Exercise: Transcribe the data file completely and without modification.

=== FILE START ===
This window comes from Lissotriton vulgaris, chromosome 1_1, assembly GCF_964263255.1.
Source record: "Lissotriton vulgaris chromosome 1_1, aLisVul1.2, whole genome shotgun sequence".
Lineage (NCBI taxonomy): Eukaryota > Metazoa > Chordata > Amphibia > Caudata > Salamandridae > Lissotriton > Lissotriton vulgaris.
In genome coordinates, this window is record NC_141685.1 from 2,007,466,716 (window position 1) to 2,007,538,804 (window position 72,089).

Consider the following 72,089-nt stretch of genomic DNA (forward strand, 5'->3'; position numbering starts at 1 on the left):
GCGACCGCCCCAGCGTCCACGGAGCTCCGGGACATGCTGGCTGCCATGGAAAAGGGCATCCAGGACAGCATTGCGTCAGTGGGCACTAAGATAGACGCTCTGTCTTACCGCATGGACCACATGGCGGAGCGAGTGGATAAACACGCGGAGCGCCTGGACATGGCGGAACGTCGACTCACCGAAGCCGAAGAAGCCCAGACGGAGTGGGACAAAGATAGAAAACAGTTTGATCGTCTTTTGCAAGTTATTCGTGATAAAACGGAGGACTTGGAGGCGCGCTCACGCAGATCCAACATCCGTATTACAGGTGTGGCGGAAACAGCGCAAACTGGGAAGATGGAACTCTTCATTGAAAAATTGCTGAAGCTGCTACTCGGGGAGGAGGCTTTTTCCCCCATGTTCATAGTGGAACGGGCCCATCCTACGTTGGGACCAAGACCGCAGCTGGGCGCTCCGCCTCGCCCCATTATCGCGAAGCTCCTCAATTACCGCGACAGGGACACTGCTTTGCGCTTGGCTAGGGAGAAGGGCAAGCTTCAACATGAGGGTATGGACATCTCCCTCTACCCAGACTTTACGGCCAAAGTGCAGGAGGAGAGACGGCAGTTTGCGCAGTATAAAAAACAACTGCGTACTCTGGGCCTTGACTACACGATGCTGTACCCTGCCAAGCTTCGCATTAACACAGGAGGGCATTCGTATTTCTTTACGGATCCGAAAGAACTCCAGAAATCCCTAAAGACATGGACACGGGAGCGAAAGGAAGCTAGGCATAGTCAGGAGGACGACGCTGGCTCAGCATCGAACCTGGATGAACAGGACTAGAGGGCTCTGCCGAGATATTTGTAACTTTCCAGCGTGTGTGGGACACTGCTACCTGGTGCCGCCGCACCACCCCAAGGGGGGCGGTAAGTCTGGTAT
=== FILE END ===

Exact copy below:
This window comes from Lissotriton vulgaris, chromosome 1_1, assembly GCF_964263255.1.
Source record: "Lissotriton vulgaris chromosome 1_1, aLisVul1.2, whole genome shotgun sequence".
Lineage (NCBI taxonomy): Eukaryota > Metazoa > Chordata > Amphibia > Caudata > Salamandridae > Lissotriton > Lissotriton vulgaris.
In genome coordinates, this window is record NC_141685.1 from 2,007,466,716 (window position 1) to 2,007,538,804 (window position 72,089).

Consider the following 72,089-nt stretch of genomic DNA (forward strand, 5'->3'; position numbering starts at 1 on the left):
GCGACCGCCCCAGCGTCCACGGAGCTCCGGGACATGCTGGCTGCCATGGAAAAGGGCATCCAGGACAGCATTGCGTCAGTGGGCACTAAGATAGACGCTCTGTCTTACCGCATGGACCACATGGCGGAGCGAGTGGATAAACACGCGGAGCGCCTGGACATGGCGGAACGTCGACTCACCGAAGCCGAAGAAGCCCAGACGGAGTGGGACAAAGATAGAAAACAGTTTGATCGTCTTTTGCAAGTTATTCGTGATAAAACGGAGGACTTGGAGGCGCGCTCACGCAGATCCAACATCCGTATTACAGGTGTGGCGGAAACAGCGCAAACTGGGAAGATGGAACTCTTCATTGAAAAATTGCTGAAGCTGCTACTCGGGGAGGAGGCTTTTTCCCCCATGTTCATAGTGGAACGGGCCCATCCTACGTTGGGACCAAGACCGCAGCTGGGCGCTCCGCCTCGCCCCATTATCGCGAAGCTCCTCAATTACCGCGACAGGGACACTGCTTTGCGCTTGGCTAGGGAGAAGGGCAAGCTTCAACATGAGGGTATGGACATCTCCCTCTACCCAGACTTTACGGCCAAAGTGCAGGAGGAGAGACGGCAGTTTGCGCAGTATAAAAAACAACTGCGTACTCTGGGCCTTGACTACACGATGCTGTACCCTGCCAAGCTTCGCATTAACACAGGAGGGCATTCGTATTTCTTTACGGATCCGAAAGAACTCCAGAAATCCCTAAAGACATGGACACGGGAGCGAAAGGAAGCTAGGCATAGTCAGGAGGACGACGCTGGCTCAGCATCGAACCTGGATGAACAGGACTAGAGGGCTCTGCCGAGATATTTGTAACTTTCCAGCGTGTGTGGGACACTGCTACCTGGTGCCGCCGCACCACCCCAAGGGGGGCGGTAAGTCTGGTAT